When not aspiring to be a zookeeper or an architect when I grew up, for a while I yearned to be an astronaut.
By Simon Vaughan
Having always had an interest in aviation, heading into space seemed like the ultimate occupation. The fact that I was neither American nor Soviet at a time when only Americans and Soviets were slipping the surly bonds didn’t really seem to matter. Alas, in the end I became neither a zookeeper, an architect nor an astronaut, but I may still have the opportunity to fulfill the latter dream—especially as there are many who say I still haven’t really grown up at all!
After decades of ambitious sci-fi accounts of casual space travel, we are now genuinely on the threshold of seeing the Final Frontier become the Finest Frontier as space tourism becomes a reality.
When Concorde began flying in the 1970s, normal people—albeit well-healed normal people—had the chance to venture to the edge of space.
It wasn’t quite space, but with charter “Flights to Nowhere” being sold for less than $1,000 for a couple of hours of the Concorde experience, it wasn’t quite a fortune either.
Sadly, Concorde no longer flies and although you can still venture to the edge of space at similar speeds and altitudes in a Russian fighter aircraft near Moscow, the cost of that particular jaunt is, dare I say it, astro-nomic!
Near-space aside, although we’re still awaiting the first dedicated space charter, we have had space tourists.
The inaugural, true, fare-paying passenger was American businessman Dennis Tito, who paid a reported $20 million to spend a week on board the International Space Station in 2001.
He has since been followed by six other private citizens—including Cirque du Soleil’s founder Guy Laliberté—who’ve been bitten by the space bug and have deep enough pockets to satisfy the astro-itch. Organized by a commercial company in cooperation with the Russian space agency, trips to the ISS were the first way to venture into space for the non-professional space-farer, but we’re now on the edge of several dedicated commercial space operations.
None are cheap, but then again, flying the Atlantic on the first commercial flights wasn’t exactly economical in the early days of flight either.
Sir Richard Branson’s Virgin Galactic was the company that was likely be the first out of the blocks until they had a fatal accident during testing of their spacecraft last year.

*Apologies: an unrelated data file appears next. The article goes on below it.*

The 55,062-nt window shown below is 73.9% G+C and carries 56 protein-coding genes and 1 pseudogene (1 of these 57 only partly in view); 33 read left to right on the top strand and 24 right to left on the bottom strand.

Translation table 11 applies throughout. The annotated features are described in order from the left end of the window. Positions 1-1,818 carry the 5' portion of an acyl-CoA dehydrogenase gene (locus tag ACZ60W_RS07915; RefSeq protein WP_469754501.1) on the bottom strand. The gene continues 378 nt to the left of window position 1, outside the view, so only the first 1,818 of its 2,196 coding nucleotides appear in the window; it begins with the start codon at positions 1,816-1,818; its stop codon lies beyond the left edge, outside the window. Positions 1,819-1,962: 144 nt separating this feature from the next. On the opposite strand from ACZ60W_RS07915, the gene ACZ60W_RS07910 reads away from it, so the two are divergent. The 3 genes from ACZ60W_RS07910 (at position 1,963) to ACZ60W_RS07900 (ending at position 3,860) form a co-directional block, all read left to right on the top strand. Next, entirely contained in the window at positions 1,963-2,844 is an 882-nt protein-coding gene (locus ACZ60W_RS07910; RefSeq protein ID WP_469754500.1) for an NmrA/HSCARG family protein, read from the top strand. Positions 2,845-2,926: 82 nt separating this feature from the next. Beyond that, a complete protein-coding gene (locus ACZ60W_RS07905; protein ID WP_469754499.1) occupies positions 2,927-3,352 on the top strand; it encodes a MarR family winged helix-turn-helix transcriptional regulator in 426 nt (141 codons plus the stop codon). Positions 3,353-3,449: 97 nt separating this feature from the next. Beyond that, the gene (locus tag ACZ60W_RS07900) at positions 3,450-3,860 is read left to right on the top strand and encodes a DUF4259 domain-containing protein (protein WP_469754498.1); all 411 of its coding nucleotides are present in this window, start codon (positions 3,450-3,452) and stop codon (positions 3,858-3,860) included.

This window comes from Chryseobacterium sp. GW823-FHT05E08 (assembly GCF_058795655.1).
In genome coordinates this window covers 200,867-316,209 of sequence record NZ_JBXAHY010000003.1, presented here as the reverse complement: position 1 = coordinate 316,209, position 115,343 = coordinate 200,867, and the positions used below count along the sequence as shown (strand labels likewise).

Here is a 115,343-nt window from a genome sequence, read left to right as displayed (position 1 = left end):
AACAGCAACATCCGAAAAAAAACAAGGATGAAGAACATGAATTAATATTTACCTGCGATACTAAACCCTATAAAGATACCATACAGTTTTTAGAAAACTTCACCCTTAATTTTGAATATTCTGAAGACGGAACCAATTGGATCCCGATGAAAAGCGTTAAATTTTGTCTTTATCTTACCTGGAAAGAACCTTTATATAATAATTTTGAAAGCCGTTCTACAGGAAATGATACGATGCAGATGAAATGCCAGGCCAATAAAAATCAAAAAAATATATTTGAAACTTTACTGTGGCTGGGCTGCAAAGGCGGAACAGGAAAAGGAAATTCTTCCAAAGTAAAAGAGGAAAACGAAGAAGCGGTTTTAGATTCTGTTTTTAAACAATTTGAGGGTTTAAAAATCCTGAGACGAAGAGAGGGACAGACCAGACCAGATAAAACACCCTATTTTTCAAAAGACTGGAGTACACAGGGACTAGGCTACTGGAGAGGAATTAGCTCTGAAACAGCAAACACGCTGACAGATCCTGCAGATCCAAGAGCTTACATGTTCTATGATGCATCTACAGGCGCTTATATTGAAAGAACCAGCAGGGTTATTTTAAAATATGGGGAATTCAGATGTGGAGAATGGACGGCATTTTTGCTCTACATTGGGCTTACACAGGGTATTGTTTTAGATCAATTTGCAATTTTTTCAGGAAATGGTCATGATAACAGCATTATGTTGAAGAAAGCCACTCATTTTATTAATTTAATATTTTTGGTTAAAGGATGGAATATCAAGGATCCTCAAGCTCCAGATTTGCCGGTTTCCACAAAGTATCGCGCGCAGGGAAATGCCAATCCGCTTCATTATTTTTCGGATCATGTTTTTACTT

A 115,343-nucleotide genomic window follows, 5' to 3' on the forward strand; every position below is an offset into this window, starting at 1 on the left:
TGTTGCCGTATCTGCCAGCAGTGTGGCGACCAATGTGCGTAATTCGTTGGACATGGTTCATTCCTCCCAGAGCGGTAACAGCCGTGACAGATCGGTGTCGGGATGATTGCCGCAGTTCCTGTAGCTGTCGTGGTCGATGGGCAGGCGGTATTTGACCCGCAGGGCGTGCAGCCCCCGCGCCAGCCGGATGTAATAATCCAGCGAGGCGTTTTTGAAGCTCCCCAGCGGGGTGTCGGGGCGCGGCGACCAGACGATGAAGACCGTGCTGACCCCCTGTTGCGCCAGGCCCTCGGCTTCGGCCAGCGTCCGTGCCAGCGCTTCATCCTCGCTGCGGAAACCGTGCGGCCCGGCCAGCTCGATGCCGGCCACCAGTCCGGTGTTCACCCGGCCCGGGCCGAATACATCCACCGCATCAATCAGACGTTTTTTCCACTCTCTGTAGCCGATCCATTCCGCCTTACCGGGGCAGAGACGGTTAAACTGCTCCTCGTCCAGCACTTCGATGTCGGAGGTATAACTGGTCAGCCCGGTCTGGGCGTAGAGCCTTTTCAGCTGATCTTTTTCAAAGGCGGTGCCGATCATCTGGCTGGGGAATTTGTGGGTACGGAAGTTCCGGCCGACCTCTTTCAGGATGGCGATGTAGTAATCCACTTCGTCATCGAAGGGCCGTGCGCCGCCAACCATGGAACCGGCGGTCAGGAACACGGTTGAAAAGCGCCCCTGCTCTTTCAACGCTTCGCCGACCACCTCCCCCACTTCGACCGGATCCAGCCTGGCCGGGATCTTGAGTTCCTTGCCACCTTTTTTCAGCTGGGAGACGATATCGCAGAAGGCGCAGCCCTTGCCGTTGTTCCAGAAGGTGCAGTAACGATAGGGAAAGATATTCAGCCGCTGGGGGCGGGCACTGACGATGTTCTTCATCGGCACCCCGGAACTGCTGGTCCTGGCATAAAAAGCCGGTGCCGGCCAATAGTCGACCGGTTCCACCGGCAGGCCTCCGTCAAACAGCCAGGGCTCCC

Other organizations have expressed an interest in commercial space travel and have even started research, but only Sir Richard’s effort has so far lifted-off from the proverbial launching pad with its own vehicle.
Sir Richard has vowed that the program will continue and after offering anyone who had paid their deposit a full refund if they wishes to cancel, reportedly only a few accepted the out. Assuming that they are able to get everything back on track, passengers will pay $200,000 – $250,000 per trip, take-off from Virgin’s spaceport in New Mexico and venture into space on a sub-orbital hop.
Although they won’t actually orbit the earth—then again, neither did the first two Americans in space: Alan Shepard and Gus Grissom—they will reach an altitude of 110 kilometres and spend approximately 6 minutes in weightlessness before returning to earth in their reusable 6-passenger craft.
So far, over 640 people have each paid that $20,000 deposit including Tom Hanks, Brad Pitt and reportedly theoretical physicist Stephen Hawking. The first passenger-carrying flight was set for later this year, although a revised schedule has not been published since the accident.
The enormous balloon will rise slowly from the Earth, carrying beneath it a large 6-passenger capsule with large windows providing a 360-degree view, a bar, toilet…and WiFi (now those will be Tweets worth reading)!
It will take approximately two hours to reach its maximum altitude of 100,000 feet, where it will sit for about two hours, gently bobbing high above the Earth’s atmosphere with spectacular views of the curvature of the planet and the blackness of space. At the end of the experience, the pilot vents the helium, deploys a set of ParaWings, and sails the capsule back down to Earth. The price will be approximately $75,000 per person, with a deposit of $5,000 required.
If that option is still a bit too pricey, World View have suggested that once flights become routine, the price will drop – a bit like their balloon when they vent the helium!
Although it’s unlikely that it will ever be considered budget travel, space travel may well one day reach the price of a luxury Antarctic cruise not too long from now.